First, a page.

Karl Hoppe, dressed in insulated coveralls, stands in a pen of four steers. Several additional pens are behind Karl, and the city of Turtle Lake surrounds the pens.
Photo Credit:
Karl Hoppe

A Quarter Century of the Dakota Feeder Calf Show

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While the Dakota Feeder Calf Show started 25 years ago, the NDSU Carrington Research Extension Center has been feeding these calves to finish for 23 years. Show consignments vary each year, but individual feeding and carcass data has been provided for over 4,000 steers since the show began.

The Dakota Feeder Calf Show is set for October 21, 2023, in Turtle Lake, ND at the Turtle Lake Weigh Station.

Interested consignors will deliver 500- to 700-pound steer calves before 10 a.m. CST on the day of the show. Each producer can consign one or two pens containing three or four calves. The calves are exhibited and evaluated that afternoon, trophies and cash prizes are awarded, and then the calves are shipped to the Carrington REC feedlot to be fed to a finished market weight.

“After 24 years of comparing calf performance, North Dakota cattle ranchers are finding superior growth and carcass characteristics,” says Karl Hoppe, Extension livestock specialist at the Carrington center. “Since cow herd genetics can change over time via bull and heifer selection, sending cattle to the Dakota Feeder Calf Show feedout gives the rancher information on how their selections are advancing their herd.”

“There are several ways to collect growth performance carcass data from your calves,” says Colin Tobin, animal scientist at the Carrington REC. “The best is to feed out your entire calf crop. That takes considerable time, effort and funds. An alternative is to consign a group of calves to a feedout project. Your risk is less and a feedout project provides a substantial amount of information about the calves.”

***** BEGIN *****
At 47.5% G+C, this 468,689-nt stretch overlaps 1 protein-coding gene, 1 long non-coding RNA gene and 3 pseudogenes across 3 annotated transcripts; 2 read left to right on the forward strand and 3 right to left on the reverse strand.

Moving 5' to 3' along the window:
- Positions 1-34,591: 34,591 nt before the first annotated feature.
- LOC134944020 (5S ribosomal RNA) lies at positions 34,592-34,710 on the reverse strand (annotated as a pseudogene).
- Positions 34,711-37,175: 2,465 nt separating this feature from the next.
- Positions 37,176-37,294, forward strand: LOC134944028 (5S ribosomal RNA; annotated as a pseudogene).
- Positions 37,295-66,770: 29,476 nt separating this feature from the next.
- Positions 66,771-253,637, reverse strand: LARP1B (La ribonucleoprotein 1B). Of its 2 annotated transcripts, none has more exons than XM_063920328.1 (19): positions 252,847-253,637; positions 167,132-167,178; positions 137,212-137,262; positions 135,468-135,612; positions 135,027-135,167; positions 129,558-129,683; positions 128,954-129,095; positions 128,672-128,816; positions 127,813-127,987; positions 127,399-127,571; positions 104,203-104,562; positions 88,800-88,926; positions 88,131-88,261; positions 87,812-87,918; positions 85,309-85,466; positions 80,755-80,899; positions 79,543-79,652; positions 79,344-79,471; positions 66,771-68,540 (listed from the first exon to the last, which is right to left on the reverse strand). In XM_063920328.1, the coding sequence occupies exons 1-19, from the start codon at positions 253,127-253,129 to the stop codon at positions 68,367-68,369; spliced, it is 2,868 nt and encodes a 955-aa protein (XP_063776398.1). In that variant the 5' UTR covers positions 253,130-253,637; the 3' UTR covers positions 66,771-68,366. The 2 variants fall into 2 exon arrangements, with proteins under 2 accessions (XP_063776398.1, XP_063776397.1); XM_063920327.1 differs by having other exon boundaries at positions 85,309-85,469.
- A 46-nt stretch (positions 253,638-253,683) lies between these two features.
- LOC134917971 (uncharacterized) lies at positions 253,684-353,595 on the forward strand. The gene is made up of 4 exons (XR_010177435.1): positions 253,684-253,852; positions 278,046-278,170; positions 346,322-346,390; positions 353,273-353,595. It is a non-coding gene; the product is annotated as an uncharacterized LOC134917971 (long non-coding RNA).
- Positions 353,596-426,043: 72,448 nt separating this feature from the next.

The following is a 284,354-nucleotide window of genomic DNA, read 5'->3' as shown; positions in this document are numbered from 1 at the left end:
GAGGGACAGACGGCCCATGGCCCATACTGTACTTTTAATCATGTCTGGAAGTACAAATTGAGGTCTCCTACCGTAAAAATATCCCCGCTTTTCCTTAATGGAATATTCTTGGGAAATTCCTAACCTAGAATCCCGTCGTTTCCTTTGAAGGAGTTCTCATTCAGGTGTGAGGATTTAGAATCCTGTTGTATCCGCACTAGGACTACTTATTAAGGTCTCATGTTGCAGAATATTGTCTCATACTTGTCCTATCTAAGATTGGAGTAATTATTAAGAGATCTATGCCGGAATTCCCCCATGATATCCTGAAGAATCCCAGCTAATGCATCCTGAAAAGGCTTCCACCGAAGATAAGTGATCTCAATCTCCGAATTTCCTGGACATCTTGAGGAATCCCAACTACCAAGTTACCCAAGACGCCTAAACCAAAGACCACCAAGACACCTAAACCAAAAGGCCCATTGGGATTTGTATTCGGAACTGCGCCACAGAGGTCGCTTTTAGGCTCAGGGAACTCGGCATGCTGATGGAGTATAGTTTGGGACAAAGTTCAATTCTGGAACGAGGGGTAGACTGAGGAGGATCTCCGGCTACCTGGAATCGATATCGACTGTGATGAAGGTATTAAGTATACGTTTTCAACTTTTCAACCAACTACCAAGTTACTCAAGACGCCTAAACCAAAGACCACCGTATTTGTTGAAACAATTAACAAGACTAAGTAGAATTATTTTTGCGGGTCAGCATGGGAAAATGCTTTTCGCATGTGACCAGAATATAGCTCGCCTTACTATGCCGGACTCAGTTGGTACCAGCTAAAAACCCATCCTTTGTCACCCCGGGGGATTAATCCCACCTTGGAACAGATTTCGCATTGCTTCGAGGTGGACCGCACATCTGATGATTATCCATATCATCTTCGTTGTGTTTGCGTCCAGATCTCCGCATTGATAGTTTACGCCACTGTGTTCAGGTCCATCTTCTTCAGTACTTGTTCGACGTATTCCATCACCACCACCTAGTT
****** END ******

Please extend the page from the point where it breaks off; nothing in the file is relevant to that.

Dakota Feeder Calf Show chair Darwin Chesrown has been consigning calves since the feedout started. 

During the 2022-23 feedout, the calves gained an average of 724 pounds in 228 days, with a total feeding cost (excluding interest) of $1.15 per pound of gain. The average sale weight was 1,325 pounds. The calves were fed with a market weight break-even point of $150.57 per hundredweight.

"It's the variation among cattle that makes this project educational and a real eye-opener," Hoppe says.

In the 2022-23 feedout, the spread in net return per head between the average of the top and bottom five herds was $312.11. The spread between the top and bottom herd was more noticeable at $462.95 per head. Average daily weight gain in the feedlot was 3.8 pounds for the top-profiting herd and 3.1 pounds for the bottom herd.

Feedout project staff will gather data on the rate of gain, feeding costs and other characteristics during the trial. After the calves are marketed, the staff will collect and provide information related to carcass weight, meat quality, feeding expenses and value. 

Calves destined for the show should be pre-vaccinated for BVD, PI3, IBR and BRSV, Mannheimia, Clostridials and histophilus somni. Booster vaccinations will be administered upon delivery to the show.

Producers will be assessed an entry fee of $20 per calf. Dakota Feeder Calf Show officials will present awards to producers at the end of the trial.

For more information or to preregister calves, contact Hoppe or Tobin at 701-652- 2951 (office), 701-650-8810 (cell) or, or Chesrown, Dakota Feeder Calf Show Committee, at 701-448-9286.

Karl Hoppe, Ph. D.
Extension Livestock Systems Specialist